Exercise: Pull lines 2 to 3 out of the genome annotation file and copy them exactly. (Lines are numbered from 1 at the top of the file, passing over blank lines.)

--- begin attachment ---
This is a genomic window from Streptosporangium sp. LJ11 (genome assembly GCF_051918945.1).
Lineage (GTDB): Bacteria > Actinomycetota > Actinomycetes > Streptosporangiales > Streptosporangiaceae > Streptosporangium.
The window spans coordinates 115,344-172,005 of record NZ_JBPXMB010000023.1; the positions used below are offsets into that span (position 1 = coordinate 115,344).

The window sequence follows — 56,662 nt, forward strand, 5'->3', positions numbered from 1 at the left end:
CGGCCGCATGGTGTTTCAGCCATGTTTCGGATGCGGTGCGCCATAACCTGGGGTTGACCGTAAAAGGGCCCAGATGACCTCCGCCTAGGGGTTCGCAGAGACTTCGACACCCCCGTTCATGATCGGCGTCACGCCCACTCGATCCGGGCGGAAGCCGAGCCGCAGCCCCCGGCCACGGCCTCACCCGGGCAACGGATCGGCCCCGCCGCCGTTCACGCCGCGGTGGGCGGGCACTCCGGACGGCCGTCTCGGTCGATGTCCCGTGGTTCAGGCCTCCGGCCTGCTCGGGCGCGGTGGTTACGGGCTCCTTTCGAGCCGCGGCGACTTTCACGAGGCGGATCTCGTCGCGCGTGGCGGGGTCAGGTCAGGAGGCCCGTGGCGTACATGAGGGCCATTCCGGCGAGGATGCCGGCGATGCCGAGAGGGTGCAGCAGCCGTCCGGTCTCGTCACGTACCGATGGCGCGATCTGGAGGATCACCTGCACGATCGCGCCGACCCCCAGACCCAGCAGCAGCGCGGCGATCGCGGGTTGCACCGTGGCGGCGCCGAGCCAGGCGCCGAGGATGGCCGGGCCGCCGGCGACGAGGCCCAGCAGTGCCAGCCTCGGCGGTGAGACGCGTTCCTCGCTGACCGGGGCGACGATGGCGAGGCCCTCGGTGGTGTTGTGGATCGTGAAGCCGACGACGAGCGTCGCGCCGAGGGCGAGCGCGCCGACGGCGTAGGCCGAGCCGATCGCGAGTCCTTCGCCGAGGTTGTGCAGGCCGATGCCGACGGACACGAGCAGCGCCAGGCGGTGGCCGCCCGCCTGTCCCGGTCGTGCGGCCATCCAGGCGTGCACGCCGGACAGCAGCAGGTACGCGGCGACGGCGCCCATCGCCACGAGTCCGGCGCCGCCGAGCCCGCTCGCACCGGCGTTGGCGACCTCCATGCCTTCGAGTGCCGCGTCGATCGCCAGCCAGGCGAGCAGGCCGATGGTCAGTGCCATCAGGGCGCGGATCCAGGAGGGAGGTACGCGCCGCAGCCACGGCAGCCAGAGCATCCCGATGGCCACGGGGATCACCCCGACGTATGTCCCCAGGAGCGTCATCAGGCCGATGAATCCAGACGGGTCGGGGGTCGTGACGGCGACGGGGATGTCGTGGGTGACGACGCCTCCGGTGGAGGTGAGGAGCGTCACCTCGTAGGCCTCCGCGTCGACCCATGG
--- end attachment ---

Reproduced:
Lineage (GTDB): Bacteria > Actinomycetota > Actinomycetes > Streptosporangiales > Streptosporangiaceae > Streptosporangium.
The window spans coordinates 115,344-172,005 of record NZ_JBPXMB010000023.1; the positions used below are offsets into that span (position 1 = coordinate 115,344).